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Physician and Social Scientist, Yale University; Coauthor, Connected: The Surprising Power of Our Social Networks and How They Shape Our Lives

Out of the Mouths of Babes, or, Why is the Sky Blue?

My favorite explanation is one that I sought as a boy. It is the explanation for why the sky is blue. It's a question every toddler asks, but it is also one that most great scientists since the time of Aristotle, including da Vinci, Newton, Kepler, Descartes, Euler, and even Einstein, have asked.

One of the things I like most about this explanation—beyond the simplicity and overtness of the question itself—is how long it took to arrive at correctly, how many centuries of effort, and how many branches of science it involves.

Unlike other everyday phenomena, such as the rising and setting sun, the color of the sky did not elicit much myth-making, even by the Greeks or Chinese. They were few non-scientific explanations for its color. It took a while for the azure sky to be problematized, but, when it was, it kept our (scientific) attention. How could the atmosphere be colored when the air before our faces is not? 

Aristotle is the first, so far as we know, to ask the question about why the sky is blue, in the treatise On Colors; his answer is that the air close at hand is clear and the deep air of the sky is blue the same way a thin layer of water is clear but a deep well of water looks black. This idea was still being echoed in the 13th century by Roger Bacon. Kepler too reinvented a similar explanation, arguing that the air merely looks colorless because the tint of its color is so faint when in a thin layer. But none of them offered an explanation for the blueness of the atmosphere. So the question actually has two, related parts: why the sky has any color, and why it has a blue color. 

In the Codex Leicester, Leonardo da Vinci, writing after 1508, noted, "I say that the blue which is seen in the atmosphere is not its own color, but is caused by the heated moisture having evaporated into the most minute, imperceptible particle, which beams of the solar rays attract and cause to seem luminous against the deep, intense darkness of the region of fire that forms a covering above them." Alas, Leonardo does not actually say why these particles should be blue either.

Isaac Newton contributed, both by asking why the sky was blue, and also by demonstrating, though his pathbreaking experiments with refraction, that white light could be decomposed into its constituent colors.

Many now-forgotten and many still-remembered scientists since Newton joined in. What might refract more blue light towards our eyes? In 1760, the mathematician Leonhard Euler speculated on the wave theory of light helping to explain why the sky is blue. The 19th century saw a flurry of experiments and observations of all sorts, from expeditions to mountaintops for observation to elaborate efforts to recreate the blue sky in a bottle—as chronicled in Peter Pesic's wonderful book, Sky in a Bottle. Countless careful observations of blueness in different locations, different altitudes, different times, were made, including with bespoke devices known as cyanometers. Horace-Benedict de Saussure invented the first cyanometer in 1789. His version had 53 sections with varying shades of blue arranged in a circle. Saussure correctly reasoned that something suspended in the air must be responsible for the blue color.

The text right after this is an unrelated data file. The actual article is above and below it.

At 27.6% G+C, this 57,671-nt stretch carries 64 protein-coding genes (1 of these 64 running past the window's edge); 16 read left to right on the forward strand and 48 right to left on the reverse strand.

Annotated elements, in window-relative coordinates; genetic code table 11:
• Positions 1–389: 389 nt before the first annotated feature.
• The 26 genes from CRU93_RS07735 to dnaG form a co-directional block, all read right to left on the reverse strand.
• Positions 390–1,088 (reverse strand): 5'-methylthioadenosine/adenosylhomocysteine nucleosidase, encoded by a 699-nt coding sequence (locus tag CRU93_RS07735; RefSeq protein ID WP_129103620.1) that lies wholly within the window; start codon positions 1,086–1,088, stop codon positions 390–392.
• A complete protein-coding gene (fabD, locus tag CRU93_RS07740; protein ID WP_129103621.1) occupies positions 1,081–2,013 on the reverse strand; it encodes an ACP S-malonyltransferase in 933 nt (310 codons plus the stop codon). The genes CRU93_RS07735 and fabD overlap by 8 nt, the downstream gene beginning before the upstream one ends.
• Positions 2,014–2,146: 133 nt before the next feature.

Indeed, for a very long time, it had been suspected that something in the air modified the light and made it appear blue. Eventually it was realized that it was the air itself that did this, that the very gaseous molecules that make up air itself are essential to making it appear blue. And so, the blueness of the sky is connected to the discovery of the physical reality of atoms. The color of the sky is deeply connected to atomic theory, and even to Avogadro's number! And this in turn attracted Einstein's attention in the period from 1905 to 1910.

So, the sky is blue because the incident light interacts with the gas molecules in the air in such as fashion that more of the light in the blue part of the spectrum is scattered, reaching our eyes on the surface of the planet. All the frequencies of the incident light can be scattered this way, but the high-frequency (short wavelength) blue is scattered more than the lower frequencies in a process known as Rayleigh scattering, described in the 1870's. John William Strutt, Lord Rayleigh, who also won the Nobel Prize in physics in 1904 for the discovery of argon, demonstrated that, when the wavelength of the light is on the same order as the size of the gas molecules, the intensity of scattered light varies inversely with the fourth power of its wavelength. Shorter wavelengths like blue (and violet) are scattered more than longer ones. It's as if all the molecules in the air preferentially glow blue, which is what we then see everywhere around us.

Yet, the sky should appear violet since violet light is scattered even more than blue light. But the sky does not appear violet to us because of the final, biological part of the puzzle, which is the way our eyes are designed: they are more sensitive to blue than violet light. 

The explanation for why the sky is blue involves so much of the natural sciences: the colors within the visual spectrum, the wave nature of light, the angle at which sunlight hits the atmosphere, the mathematics of scattering, the size of nitrogen and oxygen molecules, and even the way human eyes perceive color. It's most of science in a question that a young child can ask.